Source: Pixabay / tombark
Better Market CEO lambasts frequent market abuses and false advertising strategies of digital asset firms as a major reason for the Federal Deposit Insurance Corporation’s (FDIC) rule change to protect investors.
In a Dec 20 press release, the CEO reacted to the official FDIC statement amending its rules to clamp down on misleading and false insurance suggestions in financial markets.
“FDIC Official Signs and Advertising Requirements, False Advertising, Misrepresentation of Insured Status, and Misuse of the FDIC’s Name or Logo.”
According to him, the FDIC deposit insurance is the gold standard that brings trust to all stakeholders in finance including the final depositors leading to bad actors forging or falsely claiming that they are insured by the FDIC.
False advert policies harm market participants
With some players in the crypto market making false claims, these claims harm all parties including investors, insurance schemes, and the banking system, he added listing the effect of misleading information on consumers.
“too many in the crypto industry want to misleadingly if not falsely suggest to crypto investors that their money is protected by the FDIC. That false comfort not only harms investors, but also the insurance program, insured banks, and the broader banking system as people lose faith in the FDIC.”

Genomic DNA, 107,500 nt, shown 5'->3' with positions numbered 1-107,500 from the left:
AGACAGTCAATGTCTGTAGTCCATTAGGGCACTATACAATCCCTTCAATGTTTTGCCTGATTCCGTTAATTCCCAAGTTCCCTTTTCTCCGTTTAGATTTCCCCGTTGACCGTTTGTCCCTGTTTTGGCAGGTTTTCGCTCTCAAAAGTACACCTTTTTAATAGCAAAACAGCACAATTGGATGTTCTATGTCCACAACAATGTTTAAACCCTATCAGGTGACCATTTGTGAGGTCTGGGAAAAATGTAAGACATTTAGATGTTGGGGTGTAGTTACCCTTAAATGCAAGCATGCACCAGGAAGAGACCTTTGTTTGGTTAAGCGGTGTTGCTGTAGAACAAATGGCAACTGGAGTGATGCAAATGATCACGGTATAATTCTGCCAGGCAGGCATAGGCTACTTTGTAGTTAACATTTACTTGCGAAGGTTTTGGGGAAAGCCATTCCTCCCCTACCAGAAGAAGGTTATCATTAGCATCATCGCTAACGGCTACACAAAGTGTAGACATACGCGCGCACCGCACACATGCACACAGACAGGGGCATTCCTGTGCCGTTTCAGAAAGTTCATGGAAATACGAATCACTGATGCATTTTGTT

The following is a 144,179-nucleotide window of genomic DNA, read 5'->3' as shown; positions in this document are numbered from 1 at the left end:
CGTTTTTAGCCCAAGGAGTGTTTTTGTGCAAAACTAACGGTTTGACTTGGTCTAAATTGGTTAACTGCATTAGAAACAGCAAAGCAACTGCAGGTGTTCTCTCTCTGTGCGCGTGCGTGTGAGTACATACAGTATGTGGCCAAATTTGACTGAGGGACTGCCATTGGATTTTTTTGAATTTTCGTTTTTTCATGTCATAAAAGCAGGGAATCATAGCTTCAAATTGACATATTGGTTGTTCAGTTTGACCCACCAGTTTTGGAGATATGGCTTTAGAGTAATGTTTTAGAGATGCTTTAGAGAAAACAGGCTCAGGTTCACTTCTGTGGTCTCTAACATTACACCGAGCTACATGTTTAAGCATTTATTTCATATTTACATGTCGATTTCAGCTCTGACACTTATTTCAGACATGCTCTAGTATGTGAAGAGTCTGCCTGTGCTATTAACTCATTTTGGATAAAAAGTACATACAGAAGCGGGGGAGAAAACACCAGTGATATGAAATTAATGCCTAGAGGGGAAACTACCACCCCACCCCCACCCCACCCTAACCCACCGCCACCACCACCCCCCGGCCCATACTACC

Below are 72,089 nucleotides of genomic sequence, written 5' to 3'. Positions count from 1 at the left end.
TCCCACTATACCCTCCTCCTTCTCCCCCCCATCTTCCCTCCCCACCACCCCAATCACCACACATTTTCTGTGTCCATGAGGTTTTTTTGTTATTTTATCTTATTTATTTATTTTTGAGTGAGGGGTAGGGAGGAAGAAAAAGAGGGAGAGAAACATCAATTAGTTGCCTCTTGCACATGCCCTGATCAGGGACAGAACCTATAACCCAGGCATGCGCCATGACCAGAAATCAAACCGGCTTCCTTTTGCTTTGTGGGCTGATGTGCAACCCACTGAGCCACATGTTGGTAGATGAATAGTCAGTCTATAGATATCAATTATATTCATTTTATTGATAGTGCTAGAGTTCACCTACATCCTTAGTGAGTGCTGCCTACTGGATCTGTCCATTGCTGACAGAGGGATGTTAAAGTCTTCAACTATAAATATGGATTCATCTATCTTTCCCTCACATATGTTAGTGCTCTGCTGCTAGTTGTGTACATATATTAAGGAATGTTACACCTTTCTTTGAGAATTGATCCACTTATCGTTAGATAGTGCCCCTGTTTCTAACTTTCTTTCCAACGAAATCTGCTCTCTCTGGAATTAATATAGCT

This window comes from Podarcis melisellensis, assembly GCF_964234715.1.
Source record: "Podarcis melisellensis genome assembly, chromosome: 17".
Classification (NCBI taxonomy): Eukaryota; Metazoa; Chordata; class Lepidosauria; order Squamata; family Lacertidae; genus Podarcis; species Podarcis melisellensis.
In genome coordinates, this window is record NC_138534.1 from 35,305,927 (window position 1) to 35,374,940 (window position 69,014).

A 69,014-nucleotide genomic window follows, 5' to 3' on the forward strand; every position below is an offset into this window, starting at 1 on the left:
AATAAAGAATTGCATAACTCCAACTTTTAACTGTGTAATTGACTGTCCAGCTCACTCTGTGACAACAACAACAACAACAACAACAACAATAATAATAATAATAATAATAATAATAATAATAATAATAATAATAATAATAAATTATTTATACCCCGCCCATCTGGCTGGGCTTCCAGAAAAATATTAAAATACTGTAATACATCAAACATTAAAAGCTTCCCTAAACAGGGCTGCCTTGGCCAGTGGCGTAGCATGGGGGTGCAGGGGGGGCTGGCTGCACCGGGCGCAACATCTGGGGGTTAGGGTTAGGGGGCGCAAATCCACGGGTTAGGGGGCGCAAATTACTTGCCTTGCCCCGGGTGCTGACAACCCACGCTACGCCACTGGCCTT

Furthermore, he noted that the rule change is not limited to the crypto market but because of rampant occurrences, the FDIC has acted to stop it. Buttressing his stance, he highlighted the role of FTX US, Gemini Earn, and Voyager Digital in misleading users that deposits were insured by the FDIC.
This year has witnessed a massive surge of cryptocurrency and decentralized finance (DeFi) market regulations as authorities cite the need to protect investors and avoid loss of assets. Last year’s collapse of the Terra Network and subsequently FTX saw billions wiped off the market pushing regulators to roll out new directives and frameworks for the sector.
FDIC’s new rules
On Dec 20, the FDIC adopted a new rule to amend part 328 of its rules on official signs and advertising statements used by companies.
According to the statement, the rules reflect certainty and assurance of the official FDIC sign at a bank’s teller windows or through digital channels where deposits do banking business.
The rules also clarify regulations on false advertising, deposits on insurance coverage, and misuse of the official sign/ logo of the corporation.
“In addition, the final rule modernizes requirements for display of the FDIC official sign in bank branches and other physical premises to account for evolving designs of bank branches and other physical bank locations where customers make deposits.”
Currently, financial institutions will differentiate between insured deposits and non-insured ones indicating that “they are not insured by the FDIC, are not deposits, and may lose value.”
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